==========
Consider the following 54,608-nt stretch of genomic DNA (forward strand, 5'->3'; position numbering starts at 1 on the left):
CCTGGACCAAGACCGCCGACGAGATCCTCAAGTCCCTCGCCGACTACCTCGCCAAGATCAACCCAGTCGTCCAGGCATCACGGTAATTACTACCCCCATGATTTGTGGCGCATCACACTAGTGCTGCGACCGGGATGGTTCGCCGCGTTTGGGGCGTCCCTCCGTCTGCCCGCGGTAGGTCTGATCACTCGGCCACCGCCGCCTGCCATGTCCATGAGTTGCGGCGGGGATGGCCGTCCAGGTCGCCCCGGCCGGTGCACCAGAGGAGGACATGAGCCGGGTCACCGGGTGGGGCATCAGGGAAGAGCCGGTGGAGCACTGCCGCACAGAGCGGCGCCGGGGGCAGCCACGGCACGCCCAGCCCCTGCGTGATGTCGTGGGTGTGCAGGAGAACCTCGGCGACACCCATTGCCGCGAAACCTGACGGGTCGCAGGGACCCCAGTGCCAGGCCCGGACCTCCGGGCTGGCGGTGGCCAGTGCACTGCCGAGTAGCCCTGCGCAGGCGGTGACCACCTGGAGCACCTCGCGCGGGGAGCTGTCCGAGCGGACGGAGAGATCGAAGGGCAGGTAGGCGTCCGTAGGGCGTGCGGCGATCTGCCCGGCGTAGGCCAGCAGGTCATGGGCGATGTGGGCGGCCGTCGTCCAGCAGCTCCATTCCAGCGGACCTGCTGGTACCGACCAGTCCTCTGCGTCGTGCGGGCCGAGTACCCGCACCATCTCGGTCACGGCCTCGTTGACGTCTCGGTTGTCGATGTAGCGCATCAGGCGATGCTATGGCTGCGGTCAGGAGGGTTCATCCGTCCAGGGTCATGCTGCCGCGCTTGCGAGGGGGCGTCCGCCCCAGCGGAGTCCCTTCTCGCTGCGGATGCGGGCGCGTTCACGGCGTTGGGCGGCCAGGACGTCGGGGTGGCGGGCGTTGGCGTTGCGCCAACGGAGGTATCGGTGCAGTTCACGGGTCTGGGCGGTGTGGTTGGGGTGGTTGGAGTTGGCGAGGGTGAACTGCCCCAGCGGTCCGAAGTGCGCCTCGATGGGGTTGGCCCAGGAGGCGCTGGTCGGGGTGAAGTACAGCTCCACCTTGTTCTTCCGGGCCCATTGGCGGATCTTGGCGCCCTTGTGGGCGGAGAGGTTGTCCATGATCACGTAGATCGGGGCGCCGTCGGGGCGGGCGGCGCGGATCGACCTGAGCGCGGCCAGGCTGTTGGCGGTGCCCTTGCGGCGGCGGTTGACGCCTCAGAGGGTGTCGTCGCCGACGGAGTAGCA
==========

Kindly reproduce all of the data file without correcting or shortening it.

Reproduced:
Consider the following 54,608-nt stretch of genomic DNA (forward strand, 5'->3'; position numbering starts at 1 on the left):
CCTGGACCAAGACCGCCGACGAGATCCTCAAGTCCCTCGCCGACTACCTCGCCAAGATCAACCCAGTCGTCCAGGCATCACGGTAATTACTACCCCCATGATTTGTGGCGCATCACACTAGTGCTGCGACCGGGATGGTTCGCCGCGTTTGGGGCGTCCCTCCGTCTGCCCGCGGTAGGTCTGATCACTCGGCCACCGCCGCCTGCCATGTCCATGAGTTGCGGCGGGGATGGCCGTCCAGGTCGCCCCGGCCGGTGCACCAGAGGAGGACATGAGCCGGGTCACCGGGTGGGGCATCAGGGAAGAGCCGGTGGAGCACTGCCGCACAGAGCGGCGCCGGGGGCAGCCACGGCACGCCCAGCCCCTGCGTGATGTCGTGGGTGTGCAGGAGAACCTCGGCGACACCCATTGCCGCGAAACCTGACGGGTCGCAGGGACCCCAGTGCCAGGCCCGGACCTCCGGGCTGGCGGTGGCCAGTGCACTGCCGAGTAGCCCTGCGCAGGCGGTGACCACCTGGAGCACCTCGCGCGGGGAGCTGTCCGAGCGGACGGAGAGATCGAAGGGCAGGTAGGCGTCCGTAGGGCGTGCGGCGATCTGCCCGGCGTAGGCCAGCAGGTCATGGGCGATGTGGGCGGCCGTCGTCCAGCAGCTCCATTCCAGCGGACCTGCTGGTACCGACCAGTCCTCTGCGTCGTGCGGGCCGAGTACCCGCACCATCTCGGTCACGGCCTCGTTGACGTCTCGGTTGTCGATGTAGCGCATCAGGCGATGCTATGGCTGCGGTCAGGAGGGTTCATCCGTCCAGGGTCATGCTGCCGCGCTTGCGAGGGGGCGTCCGCCCCAGCGGAGTCCCTTCTCGCTGCGGATGCGGGCGCGTTCACGGCGTTGGGCGGCCAGGACGTCGGGGTGGCGGGCGTTGGCGTTGCGCCAACGGAGGTATCGGTGCAGTTCACGGGTCTGGGCGGTGTGGTTGGGGTGGTTGGAGTTGGCGAGGGTGAACTGCCCCAGCGGTCCGAAGTGCGCCTCGATGGGGTTGGCCCAGGAGGCGCTGGTCGGGGTGAAGTACAGCTCCACCTTGTTCTTCCGGGCCCATTGGCGGATCTTGGCGCCCTTGTGGGCGGAGAGGTTGTCCATGATCACGTAGATCGGGGCGCCGTCGGGGCGGGCGGCGCGGATCGACCTGAGCGCGGCCAGGCTGTTGGCGGTGCCCTTGCGGCGGCGGTTGACGCCTCAGAGGGTGTCGTCGCCGACGGAGTAGCA